Portrait of Dr Ciara Padden

Dr Ciara Padden

Lecturer in Learning Disability
Director of Studies for the BSc in IDD

About

Dr Padden has a BA in Psychology from the University College, Dublin and a PhD in Applied Behaviour Analysis from the National University of Ireland.  

She is a Board Certified Behavior Analyst and has been working with people with developmental disabilities since 2008.

Her PhD investigated the relationship between stress and health among parents of children with ASD and her doctoral research has been published in related journals; Journal of Research in Autism Spectrum Disorders and the Journal of Autism and Developmental Disorders.

Dr Padden has presented her research both nationally and internationally.

Research interests

  • understanding the links between stress, health and well-being among carers of individuals with developmental disabilities
  • stress-reduction interventions
  • parent and staff training in behavioural interventions
  • the applications of behaviour analytic principles to improve the quality of life for individuals with developmental disabilities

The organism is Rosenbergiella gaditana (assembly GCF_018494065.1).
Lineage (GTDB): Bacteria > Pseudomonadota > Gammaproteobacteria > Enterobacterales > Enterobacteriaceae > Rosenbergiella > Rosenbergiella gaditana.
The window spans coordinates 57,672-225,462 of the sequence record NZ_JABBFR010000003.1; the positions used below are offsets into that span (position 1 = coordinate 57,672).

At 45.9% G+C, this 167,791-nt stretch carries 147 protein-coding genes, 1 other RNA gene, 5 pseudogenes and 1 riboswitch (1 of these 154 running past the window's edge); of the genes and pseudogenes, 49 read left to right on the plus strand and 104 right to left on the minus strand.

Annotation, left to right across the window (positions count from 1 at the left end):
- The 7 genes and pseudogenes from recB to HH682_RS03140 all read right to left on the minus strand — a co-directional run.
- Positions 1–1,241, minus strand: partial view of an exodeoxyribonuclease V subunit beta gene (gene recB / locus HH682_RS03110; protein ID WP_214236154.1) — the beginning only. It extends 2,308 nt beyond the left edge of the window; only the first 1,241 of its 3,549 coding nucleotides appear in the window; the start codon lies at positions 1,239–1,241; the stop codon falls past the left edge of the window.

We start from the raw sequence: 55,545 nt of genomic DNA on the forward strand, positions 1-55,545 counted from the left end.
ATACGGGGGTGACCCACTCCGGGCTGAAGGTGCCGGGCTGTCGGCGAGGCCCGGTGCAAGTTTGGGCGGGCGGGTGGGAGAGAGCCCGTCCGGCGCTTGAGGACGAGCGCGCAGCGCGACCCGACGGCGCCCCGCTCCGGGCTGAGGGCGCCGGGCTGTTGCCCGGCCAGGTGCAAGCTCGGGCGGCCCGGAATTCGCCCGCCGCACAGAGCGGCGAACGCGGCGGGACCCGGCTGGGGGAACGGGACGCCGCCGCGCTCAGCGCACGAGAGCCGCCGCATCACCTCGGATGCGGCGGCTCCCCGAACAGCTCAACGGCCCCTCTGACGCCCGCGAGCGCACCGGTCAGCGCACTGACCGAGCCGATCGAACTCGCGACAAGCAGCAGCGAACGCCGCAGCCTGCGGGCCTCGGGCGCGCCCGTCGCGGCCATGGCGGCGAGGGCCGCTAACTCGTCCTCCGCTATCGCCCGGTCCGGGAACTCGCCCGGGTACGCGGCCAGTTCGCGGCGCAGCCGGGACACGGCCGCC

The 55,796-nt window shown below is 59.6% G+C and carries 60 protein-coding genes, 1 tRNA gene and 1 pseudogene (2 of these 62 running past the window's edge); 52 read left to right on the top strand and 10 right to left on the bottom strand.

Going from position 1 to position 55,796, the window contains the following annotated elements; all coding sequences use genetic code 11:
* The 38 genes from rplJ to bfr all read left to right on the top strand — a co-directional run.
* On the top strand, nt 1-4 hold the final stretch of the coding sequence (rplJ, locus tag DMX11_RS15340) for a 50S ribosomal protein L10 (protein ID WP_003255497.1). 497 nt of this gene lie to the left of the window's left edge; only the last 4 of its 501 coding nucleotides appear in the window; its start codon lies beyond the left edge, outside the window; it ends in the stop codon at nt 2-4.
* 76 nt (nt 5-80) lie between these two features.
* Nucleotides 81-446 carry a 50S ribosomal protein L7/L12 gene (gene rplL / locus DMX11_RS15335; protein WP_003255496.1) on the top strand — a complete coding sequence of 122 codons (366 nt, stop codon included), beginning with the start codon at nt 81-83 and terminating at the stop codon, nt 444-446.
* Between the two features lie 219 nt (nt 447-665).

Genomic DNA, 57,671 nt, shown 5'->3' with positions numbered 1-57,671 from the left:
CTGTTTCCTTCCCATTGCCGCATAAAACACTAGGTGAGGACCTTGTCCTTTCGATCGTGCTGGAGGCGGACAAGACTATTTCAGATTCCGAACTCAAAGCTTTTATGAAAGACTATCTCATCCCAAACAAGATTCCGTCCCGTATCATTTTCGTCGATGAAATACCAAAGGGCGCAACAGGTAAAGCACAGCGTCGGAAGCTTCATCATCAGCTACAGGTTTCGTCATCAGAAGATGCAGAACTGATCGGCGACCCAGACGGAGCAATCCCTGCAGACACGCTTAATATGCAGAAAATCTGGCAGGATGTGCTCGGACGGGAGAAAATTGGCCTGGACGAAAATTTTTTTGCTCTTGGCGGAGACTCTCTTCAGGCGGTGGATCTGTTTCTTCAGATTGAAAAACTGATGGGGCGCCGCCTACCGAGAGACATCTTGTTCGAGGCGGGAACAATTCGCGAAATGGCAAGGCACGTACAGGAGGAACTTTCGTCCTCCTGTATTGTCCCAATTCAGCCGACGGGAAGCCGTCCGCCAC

Teaching

Dr Padden teaches primarily on the MSc in Applied Behaviour Analysis and Positive Behaviour Support and related postgraduate programmes in addition to supervising practice-based work and dissertations.

She is the module convenor for and is involved in teaching on Behaviour and Analysis intervention; a module shared by students on postgraduate programmes.

Supervision

Dr Padden supervises research on behavioural interventions for children and adults with ASD or developmental disabilities, parent and staff training in behavioural interventions and health and well-being of parents and carers of people with intellectual and developmental disabilities. 

Professional

  • Board Certified Behavior Analyst
  • member of the UK Society for the Advancement of Behaviour Analysis
  • member of the Association for Behavior Analysis International
  • member of the Association for Contextual Behavioural Science
  • member of the Psychological Society for Ireland